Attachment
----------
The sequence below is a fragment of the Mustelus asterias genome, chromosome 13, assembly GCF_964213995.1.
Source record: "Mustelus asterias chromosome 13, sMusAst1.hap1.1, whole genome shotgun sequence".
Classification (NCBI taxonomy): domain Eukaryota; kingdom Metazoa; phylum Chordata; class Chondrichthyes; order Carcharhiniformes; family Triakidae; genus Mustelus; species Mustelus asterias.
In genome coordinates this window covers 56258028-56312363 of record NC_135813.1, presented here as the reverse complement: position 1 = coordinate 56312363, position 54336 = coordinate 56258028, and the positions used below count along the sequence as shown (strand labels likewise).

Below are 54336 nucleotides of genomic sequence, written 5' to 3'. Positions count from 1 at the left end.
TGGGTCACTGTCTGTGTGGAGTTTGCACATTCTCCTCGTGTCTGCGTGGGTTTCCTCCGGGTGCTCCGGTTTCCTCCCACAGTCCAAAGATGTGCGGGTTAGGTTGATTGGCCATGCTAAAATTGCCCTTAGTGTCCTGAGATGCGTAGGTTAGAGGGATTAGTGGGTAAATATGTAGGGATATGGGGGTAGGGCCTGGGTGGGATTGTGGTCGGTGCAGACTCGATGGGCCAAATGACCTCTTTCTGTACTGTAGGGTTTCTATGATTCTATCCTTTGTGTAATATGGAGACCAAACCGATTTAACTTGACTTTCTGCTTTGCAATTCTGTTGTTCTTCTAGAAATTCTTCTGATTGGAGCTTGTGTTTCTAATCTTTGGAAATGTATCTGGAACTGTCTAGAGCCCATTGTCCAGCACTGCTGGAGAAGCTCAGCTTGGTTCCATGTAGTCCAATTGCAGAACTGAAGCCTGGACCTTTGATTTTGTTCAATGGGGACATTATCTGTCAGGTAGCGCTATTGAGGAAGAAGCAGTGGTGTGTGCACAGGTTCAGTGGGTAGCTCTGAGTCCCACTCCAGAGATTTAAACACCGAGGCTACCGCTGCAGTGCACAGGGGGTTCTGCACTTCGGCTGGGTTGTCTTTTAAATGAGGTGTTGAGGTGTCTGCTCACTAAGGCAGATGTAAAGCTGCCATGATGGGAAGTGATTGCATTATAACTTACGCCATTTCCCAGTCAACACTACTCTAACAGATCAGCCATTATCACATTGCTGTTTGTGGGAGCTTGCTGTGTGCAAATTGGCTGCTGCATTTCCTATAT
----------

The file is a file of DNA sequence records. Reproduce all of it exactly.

The sequence below is a fragment of the Mustelus asterias genome, chromosome 13, assembly GCF_964213995.1.
Source record: "Mustelus asterias chromosome 13, sMusAst1.hap1.1, whole genome shotgun sequence".
Classification (NCBI taxonomy): domain Eukaryota; kingdom Metazoa; phylum Chordata; class Chondrichthyes; order Carcharhiniformes; family Triakidae; genus Mustelus; species Mustelus asterias.
In genome coordinates this window covers 56258028-56312363 of record NC_135813.1, presented here as the reverse complement: position 1 = coordinate 56312363, position 54336 = coordinate 56258028, and the positions used below count along the sequence as shown (strand labels likewise).

Below are 54336 nucleotides of genomic sequence, written 5' to 3'. Positions count from 1 at the left end.
TGGGTCACTGTCTGTGTGGAGTTTGCACATTCTCCTCGTGTCTGCGTGGGTTTCCTCCGGGTGCTCCGGTTTCCTCCCACAGTCCAAAGATGTGCGGGTTAGGTTGATTGGCCATGCTAAAATTGCCCTTAGTGTCCTGAGATGCGTAGGTTAGAGGGATTAGTGGGTAAATATGTAGGGATATGGGGGTAGGGCCTGGGTGGGATTGTGGTCGGTGCAGACTCGATGGGCCAAATGACCTCTTTCTGTACTGTAGGGTTTCTATGATTCTATCCTTTGTGTAATATGGAGACCAAACCGATTTAACTTGACTTTCTGCTTTGCAATTCTGTTGTTCTTCTAGAAATTCTTCTGATTGGAGCTTGTGTTTCTAATCTTTGGAAATGTATCTGGAACTGTCTAGAGCCCATTGTCCAGCACTGCTGGAGAAGCTCAGCTTGGTTCCATGTAGTCCAATTGCAGAACTGAAGCCTGGACCTTTGATTTTGTTCAATGGGGACATTATCTGTCAGGTAGCGCTATTGAGGAAGAAGCAGTGGTGTGTGCACAGGTTCAGTGGGTAGCTCTGAGTCCCACTCCAGAGATTTAAACACCGAGGCTACCGCTGCAGTGCACAGGGGGTTCTGCACTTCGGCTGGGTTGTCTTTTAAATGAGGTGTTGAGGTGTCTGCTCACTAAGGCAGATGTAAAGCTGCCATGATGGGAAGTGATTGCATTATAACTTACGCCATTTCCCAGTCAACACTACTCTAACAGATCAGCCATTATCACATTGCTGTTTGTGGGAGCTTGCTGTGTGCAAATTGGCTGCTGCATTTCCTATAT